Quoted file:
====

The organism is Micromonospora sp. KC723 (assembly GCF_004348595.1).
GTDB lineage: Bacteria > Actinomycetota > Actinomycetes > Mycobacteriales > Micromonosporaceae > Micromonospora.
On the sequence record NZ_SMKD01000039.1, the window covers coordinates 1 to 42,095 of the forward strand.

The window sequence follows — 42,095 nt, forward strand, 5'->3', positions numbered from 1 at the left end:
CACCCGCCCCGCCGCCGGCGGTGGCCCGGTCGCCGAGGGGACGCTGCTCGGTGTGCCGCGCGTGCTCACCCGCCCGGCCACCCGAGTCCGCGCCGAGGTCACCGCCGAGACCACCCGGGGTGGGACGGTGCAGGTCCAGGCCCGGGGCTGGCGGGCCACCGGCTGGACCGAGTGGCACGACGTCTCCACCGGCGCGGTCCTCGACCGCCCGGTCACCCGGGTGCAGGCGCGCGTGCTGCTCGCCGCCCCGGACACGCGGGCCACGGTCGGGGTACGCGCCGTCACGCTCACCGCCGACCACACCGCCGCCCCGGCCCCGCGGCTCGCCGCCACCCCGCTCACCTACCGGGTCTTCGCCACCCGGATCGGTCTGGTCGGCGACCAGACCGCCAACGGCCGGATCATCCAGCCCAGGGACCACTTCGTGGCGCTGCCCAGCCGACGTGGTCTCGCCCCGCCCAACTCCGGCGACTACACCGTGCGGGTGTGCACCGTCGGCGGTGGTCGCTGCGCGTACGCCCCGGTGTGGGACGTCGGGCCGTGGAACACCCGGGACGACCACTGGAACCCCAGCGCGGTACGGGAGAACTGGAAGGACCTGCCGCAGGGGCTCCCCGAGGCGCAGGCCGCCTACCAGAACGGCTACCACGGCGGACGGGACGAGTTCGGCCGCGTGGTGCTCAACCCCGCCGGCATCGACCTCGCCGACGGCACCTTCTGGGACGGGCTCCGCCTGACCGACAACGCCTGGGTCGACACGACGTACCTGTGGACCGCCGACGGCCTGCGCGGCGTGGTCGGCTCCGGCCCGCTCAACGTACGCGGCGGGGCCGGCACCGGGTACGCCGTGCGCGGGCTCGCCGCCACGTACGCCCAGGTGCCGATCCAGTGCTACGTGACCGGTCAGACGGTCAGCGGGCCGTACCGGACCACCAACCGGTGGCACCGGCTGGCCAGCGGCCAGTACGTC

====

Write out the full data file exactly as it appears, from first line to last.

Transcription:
The organism is Micromonospora sp. KC723 (assembly GCF_004348595.1).
GTDB lineage: Bacteria > Actinomycetota > Actinomycetes > Mycobacteriales > Micromonosporaceae > Micromonospora.
On the sequence record NZ_SMKD01000039.1, the window covers coordinates 1 to 42,095 of the forward strand.

The window sequence follows — 42,095 nt, forward strand, 5'->3', positions numbered from 1 at the left end:
CACCCGCCCCGCCGCCGGCGGTGGCCCGGTCGCCGAGGGGACGCTGCTCGGTGTGCCGCGCGTGCTCACCCGCCCGGCCACCCGAGTCCGCGCCGAGGTCACCGCCGAGACCACCCGGGGTGGGACGGTGCAGGTCCAGGCCCGGGGCTGGCGGGCCACCGGCTGGACCGAGTGGCACGACGTCTCCACCGGCGCGGTCCTCGACCGCCCGGTCACCCGGGTGCAGGCGCGCGTGCTGCTCGCCGCCCCGGACACGCGGGCCACGGTCGGGGTACGCGCCGTCACGCTCACCGCCGACCACACCGCCGCCCCGGCCCCGCGGCTCGCCGCCACCCCGCTCACCTACCGGGTCTTCGCCACCCGGATCGGTCTGGTCGGCGACCAGACCGCCAACGGCCGGATCATCCAGCCCAGGGACCACTTCGTGGCGCTGCCCAGCCGACGTGGTCTCGCCCCGCCCAACTCCGGCGACTACACCGTGCGGGTGTGCACCGTCGGCGGTGGTCGCTGCGCGTACGCCCCGGTGTGGGACGTCGGGCCGTGGAACACCCGGGACGACCACTGGAACCCCAGCGCGGTACGGGAGAACTGGAAGGACCTGCCGCAGGGGCTCCCCGAGGCGCAGGCCGCCTACCAGAACGGCTACCACGGCGGACGGGACGAGTTCGGCCGCGTGGTGCTCAACCCCGCCGGCATCGACCTCGCCGACGGCACCTTCTGGGACGGGCTCCGCCTGACCGACAACGCCTGGGTCGACACGACGTACCTGTGGACCGCCGACGGCCTGCGCGGCGTGGTCGGCTCCGGCCCGCTCAACGTACGCGGCGGGGCCGGCACCGGGTACGCCGTGCGCGGGCTCGCCGCCACGTACGCCCAGGTGCCGATCCAGTGCTACGTGACCGGTCAGACGGTCAGCGGGCCGTACCGGACCACCAACCGGTGGCACCGGCTGGCCAGCGGCCAGTACGTC